Flags of China and Hong Kong
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Three years of National Security Law in Hong Kong: Farewell “special status”?

Beijing’s draconian national security regime came into force in Hong Kong on July 1, 2020. Sophie Reiß says it threatens to undermine the city’s position in China and in the world.  

Three years after the implementation of China’s Hong Kong national security law the rule of law in the region is decreasing, the free flow of information is threatened, and a significant number of well-educated young people have emigrated. Beijing’s avowed principle that China and Hong Kong are “one country” but “two systems” is blurring, raising questions about Hong Kong’s status as a “special administrative region” with legal, administrative, and judicial systems separate from the mainland.  

The Hong Kong national security law (NSL) – officially the Law of the People's Republic of China on Safeguarding National Security in the Hong Kong Special Administrative Region – has allowed the government of Hong Kong to censor various kinds of content. For example, it recently asked global streaming platforms to not offer “Glory to Hong Kong”, a song widely regarded as a protest anthem, and which the region’s government considers seditious. Although the song is available online again after brief hiatus, the case shows the pressure the Hong Kong government is exerting on companies like Spotify and Google, which remain keen to stay in business in the city.  

Secondly, the NSL has severely reduced the rule of law in Hong Kong by granting the government powers to circumvent the courts and thereby deny defendants a fair trial. The case of media entrepreneur Jimmy Lai illustrates how this presents a risk to businesses and their property rights. The Hong Kong government froze Lai’s majority of shares in his company Next Media, which led to its liquidation and the end of the pro-democracy newspaper Apple Daily. The case is highly political and does not reflect the situation of most businesses, but it does show the power the Hong Kong government can wield over business.  

Lastly, over 100,000 Hong Kongers have emigrated since mid-2020. Surveys show a clear shift in motivation: While high costs of living and the notoriously difficult housing situation continue to play a role in their decision, political factors were named by more than half of respondents in 2022 – including worries about the erosion of freedom, human rights, free information, “one country two systems”, as well as dissatisfaction with the HK government and “fear of or dissatisfaction with the NSL”.  

This wave of emigration has swept up mainly younger, well-educated and well-paid Hong Kongers alongside the politically active. Apart from changing the demographics of the city, this brain drain has left many services understaffed: Hong Kong’s Hospital Authority has hosted recruitment events for overseas medical staff, and the local government and Hong Hong police force have lowered their employment requirements. To entertain the populace, Hong Kong has launched several campaigns and held a “patriotic festival” at the start of June, effectively replacing the now-prohibited vigil to mark the crackdown around Tiananmen Square in 1989.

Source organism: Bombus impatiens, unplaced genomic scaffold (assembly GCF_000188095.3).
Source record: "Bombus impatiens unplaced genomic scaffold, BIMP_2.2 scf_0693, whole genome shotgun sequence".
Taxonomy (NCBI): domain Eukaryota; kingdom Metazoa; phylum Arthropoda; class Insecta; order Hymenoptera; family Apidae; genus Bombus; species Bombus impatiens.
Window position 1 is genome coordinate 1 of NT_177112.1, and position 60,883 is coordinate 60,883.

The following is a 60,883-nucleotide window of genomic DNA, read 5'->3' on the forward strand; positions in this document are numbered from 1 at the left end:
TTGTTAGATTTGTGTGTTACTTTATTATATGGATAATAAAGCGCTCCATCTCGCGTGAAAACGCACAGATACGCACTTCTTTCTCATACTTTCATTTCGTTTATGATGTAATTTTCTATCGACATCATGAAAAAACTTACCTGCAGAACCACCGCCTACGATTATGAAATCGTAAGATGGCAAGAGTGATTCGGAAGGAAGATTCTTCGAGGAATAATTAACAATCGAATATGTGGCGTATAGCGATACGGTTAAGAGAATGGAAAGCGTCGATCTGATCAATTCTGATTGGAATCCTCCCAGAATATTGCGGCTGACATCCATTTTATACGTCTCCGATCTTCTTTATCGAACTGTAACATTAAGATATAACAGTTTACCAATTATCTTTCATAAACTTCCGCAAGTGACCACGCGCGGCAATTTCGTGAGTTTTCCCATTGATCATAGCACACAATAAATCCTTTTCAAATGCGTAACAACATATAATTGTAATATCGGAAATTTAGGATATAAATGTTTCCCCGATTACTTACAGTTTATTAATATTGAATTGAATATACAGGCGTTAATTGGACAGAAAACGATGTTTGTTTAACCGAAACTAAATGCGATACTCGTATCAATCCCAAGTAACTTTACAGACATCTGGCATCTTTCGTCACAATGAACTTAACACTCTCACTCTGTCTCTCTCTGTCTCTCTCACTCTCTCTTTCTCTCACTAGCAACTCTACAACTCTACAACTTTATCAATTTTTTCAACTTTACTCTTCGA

These developments will likely intensify if the Hong Kong government introduces its own – very probably stricter – national security act under Article 23 of the city’s Basic Law. It calls on the city to prohibit seven activities – treason, secession, sedition, subversion of the government, theft of state secrets, allowing foreign bodies to conduct political activities and local bodies to establish ties with these. By contrast, China’s NSL “only” focuses on the four particular crimes of secession, subversion, terrorism and collusion with foreign organizations. 

Indeed, the Hong Kong government has said that its local security law was needed to plug “gaps” in Beijing’s legislation. Signs of the continuing erosion of Hong Kong’s special status in China threatens to start a debate about the special status Hong Kong enjoys internationally – Hong Kong passport holders enjoy visa-free travel into Europe‘s Schengen Area, for example. The European Parliament recently passed a non-binding resolution calling on Hong Kong to respect its citizens’ freedoms. Developments like this show concerns about developments are growing in the West. Hong Kong’s special status is doubly threatened.